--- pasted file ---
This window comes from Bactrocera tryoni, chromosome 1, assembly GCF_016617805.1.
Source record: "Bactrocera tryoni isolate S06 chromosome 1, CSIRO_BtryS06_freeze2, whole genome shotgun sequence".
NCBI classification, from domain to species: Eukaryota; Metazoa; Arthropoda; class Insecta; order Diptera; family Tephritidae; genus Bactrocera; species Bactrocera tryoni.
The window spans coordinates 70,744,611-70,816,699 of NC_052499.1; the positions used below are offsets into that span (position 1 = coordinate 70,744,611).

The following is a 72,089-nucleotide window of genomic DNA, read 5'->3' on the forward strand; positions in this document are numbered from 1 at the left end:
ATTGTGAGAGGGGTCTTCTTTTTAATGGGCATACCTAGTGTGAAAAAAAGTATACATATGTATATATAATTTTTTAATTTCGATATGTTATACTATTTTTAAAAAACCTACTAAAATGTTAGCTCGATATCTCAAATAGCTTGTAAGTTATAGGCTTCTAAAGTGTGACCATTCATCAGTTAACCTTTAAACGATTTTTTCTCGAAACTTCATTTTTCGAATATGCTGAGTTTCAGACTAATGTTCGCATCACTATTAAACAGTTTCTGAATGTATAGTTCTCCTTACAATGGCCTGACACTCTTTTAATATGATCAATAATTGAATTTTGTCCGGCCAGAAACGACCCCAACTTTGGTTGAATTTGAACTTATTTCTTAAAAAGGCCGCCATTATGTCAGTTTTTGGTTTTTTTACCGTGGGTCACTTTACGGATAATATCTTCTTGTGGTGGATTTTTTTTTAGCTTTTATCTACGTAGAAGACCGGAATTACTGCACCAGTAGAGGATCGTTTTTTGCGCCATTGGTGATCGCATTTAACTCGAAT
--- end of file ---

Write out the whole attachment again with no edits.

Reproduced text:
This window comes from Bactrocera tryoni, chromosome 1, assembly GCF_016617805.1.
Source record: "Bactrocera tryoni isolate S06 chromosome 1, CSIRO_BtryS06_freeze2, whole genome shotgun sequence".
NCBI classification, from domain to species: Eukaryota; Metazoa; Arthropoda; class Insecta; order Diptera; family Tephritidae; genus Bactrocera; species Bactrocera tryoni.
The window spans coordinates 70,744,611-70,816,699 of NC_052499.1; the positions used below are offsets into that span (position 1 = coordinate 70,744,611).

The following is a 72,089-nucleotide window of genomic DNA, read 5'->3' on the forward strand; positions in this document are numbered from 1 at the left end:
ATTGTGAGAGGGGTCTTCTTTTTAATGGGCATACCTAGTGTGAAAAAAAGTATACATATGTATATATAATTTTTTAATTTCGATATGTTATACTATTTTTAAAAAACCTACTAAAATGTTAGCTCGATATCTCAAATAGCTTGTAAGTTATAGGCTTCTAAAGTGTGACCATTCATCAGTTAACCTTTAAACGATTTTTTCTCGAAACTTCATTTTTCGAATATGCTGAGTTTCAGACTAATGTTCGCATCACTATTAAACAGTTTCTGAATGTATAGTTCTCCTTACAATGGCCTGACACTCTTTTAATATGATCAATAATTGAATTTTGTCCGGCCAGAAACGACCCCAACTTTGGTTGAATTTGAACTTATTTCTTAAAAAGGCCGCCATTATGTCAGTTTTTGGTTTTTTTACCGTGGGTCACTTTACGGATAATATCTTCTTGTGGTGGATTTTTTTTTAGCTTTTATCTACGTAGAAGACCGGAATTACTGCACCAGTAGAGGATCGTTTTTTGCGCCATTGGTGATCGCATTTAACTCGAAT